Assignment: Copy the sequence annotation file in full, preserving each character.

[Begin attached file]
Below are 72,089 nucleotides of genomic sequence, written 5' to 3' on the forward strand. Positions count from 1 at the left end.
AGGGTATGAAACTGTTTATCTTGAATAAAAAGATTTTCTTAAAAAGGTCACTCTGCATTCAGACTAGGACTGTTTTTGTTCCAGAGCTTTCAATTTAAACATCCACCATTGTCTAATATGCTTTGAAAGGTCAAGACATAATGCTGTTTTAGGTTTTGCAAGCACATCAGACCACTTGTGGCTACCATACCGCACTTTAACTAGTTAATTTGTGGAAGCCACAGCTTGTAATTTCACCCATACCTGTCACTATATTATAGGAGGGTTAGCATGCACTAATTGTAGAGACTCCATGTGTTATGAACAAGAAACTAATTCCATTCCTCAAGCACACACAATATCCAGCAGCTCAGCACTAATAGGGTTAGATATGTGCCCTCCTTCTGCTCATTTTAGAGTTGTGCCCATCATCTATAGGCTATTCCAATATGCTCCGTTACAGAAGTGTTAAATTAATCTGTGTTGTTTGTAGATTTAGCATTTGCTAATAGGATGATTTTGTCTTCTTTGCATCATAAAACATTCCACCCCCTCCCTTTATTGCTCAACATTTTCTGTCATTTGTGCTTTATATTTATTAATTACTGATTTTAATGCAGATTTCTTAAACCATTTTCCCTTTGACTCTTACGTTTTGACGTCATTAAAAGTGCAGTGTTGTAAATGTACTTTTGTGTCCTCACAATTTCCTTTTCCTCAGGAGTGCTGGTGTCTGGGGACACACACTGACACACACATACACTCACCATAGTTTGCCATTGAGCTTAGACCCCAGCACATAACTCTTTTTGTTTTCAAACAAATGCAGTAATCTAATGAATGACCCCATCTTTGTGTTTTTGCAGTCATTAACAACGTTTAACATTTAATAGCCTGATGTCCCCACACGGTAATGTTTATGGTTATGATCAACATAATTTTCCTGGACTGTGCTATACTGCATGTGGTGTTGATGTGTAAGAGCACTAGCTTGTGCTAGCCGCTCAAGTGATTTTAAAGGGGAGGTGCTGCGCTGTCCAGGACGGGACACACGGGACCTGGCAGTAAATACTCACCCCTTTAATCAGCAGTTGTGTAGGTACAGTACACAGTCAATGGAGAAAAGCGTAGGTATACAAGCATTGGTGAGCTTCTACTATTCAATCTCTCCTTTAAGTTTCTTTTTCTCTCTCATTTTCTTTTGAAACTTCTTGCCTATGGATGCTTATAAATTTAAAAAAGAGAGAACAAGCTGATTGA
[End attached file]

Below are 72,089 nucleotides of genomic sequence, written 5' to 3' on the forward strand. Positions count from 1 at the left end.
AGGGTATGAAACTGTTTATCTTGAATAAAAAGATTTTCTTAAAAAGGTCACTCTGCATTCAGACTAGGACTGTTTTTGTTCCAGAGCTTTCAATTTAAACATCCACCATTGTCTAATATGCTTTGAAAGGTCAAGACATAATGCTGTTTTAGGTTTTGCAAGCACATCAGACCACTTGTGGCTACCATACCGCACTTTAACTAGTTAATTTGTGGAAGCCACAGCTTGTAATTTCACCCATACCTGTCACTATATTATAGGAGGGTTAGCATGCACTAATTGTAGAGACTCCATGTGTTATGAACAAGAAACTAATTCCATTCCTCAAGCACACACAATATCCAGCAGCTCAGCACTAATAGGGTTAGATATGTGCCCTCCTTCTGCTCATTTTAGAGTTGTGCCCATCATCTATAGGCTATTCCAATATGCTCCGTTACAGAAGTGTTAAATTAATCTGTGTTGTTTGTAGATTTAGCATTTGCTAATAGGATGATTTTGTCTTCTTTGCATCATAAAACATTCCACCCCCTCCCTTTATTGCTCAACATTTTCTGTCATTTGTGCTTTATATTTATTAATTACTGATTTTAATGCAGATTTCTTAAACCATTTTCCCTTTGACTCTTACGTTTTGACGTCATTAAAAGTGCAGTGTTGTAAATGTACTTTTGTGTCCTCACAATTTCCTTTTCCTCAGGAGTGCTGGTGTCTGGGGACACACACTGACACACACATACACTCACCATAGTTTGCCATTGAGCTTAGACCCCAGCACATAACTCTTTTTGTTTTCAAACAAATGCAGTAATCTAATGAATGACCCCATCTTTGTGTTTTTGCAGTCATTAACAACGTTTAACATTTAATAGCCTGATGTCCCCACACGGTAATGTTTATGGTTATGATCAACATAATTTTCCTGGACTGTGCTATACTGCATGTGGTGTTGATGTGTAAGAGCACTAGCTTGTGCTAGCCGCTCAAGTGATTTTAAAGGGGAGGTGCTGCGCTGTCCAGGACGGGACACACGGGACCTGGCAGTAAATACTCACCCCTTTAATCAGCAGTTGTGTAGGTACAGTACACAGTCAATGGAGAAAAGCGTAGGTATACAAGCATTGGTGAGCTTCTACTATTCAATCTCTCCTTTAAGTTTCTTTTTCTCTCTCATTTTCTTTTGAAACTTCTTGCCTATGGATGCTTATAAATTTAAAAAAGAGAGAACAAGCTGATTGA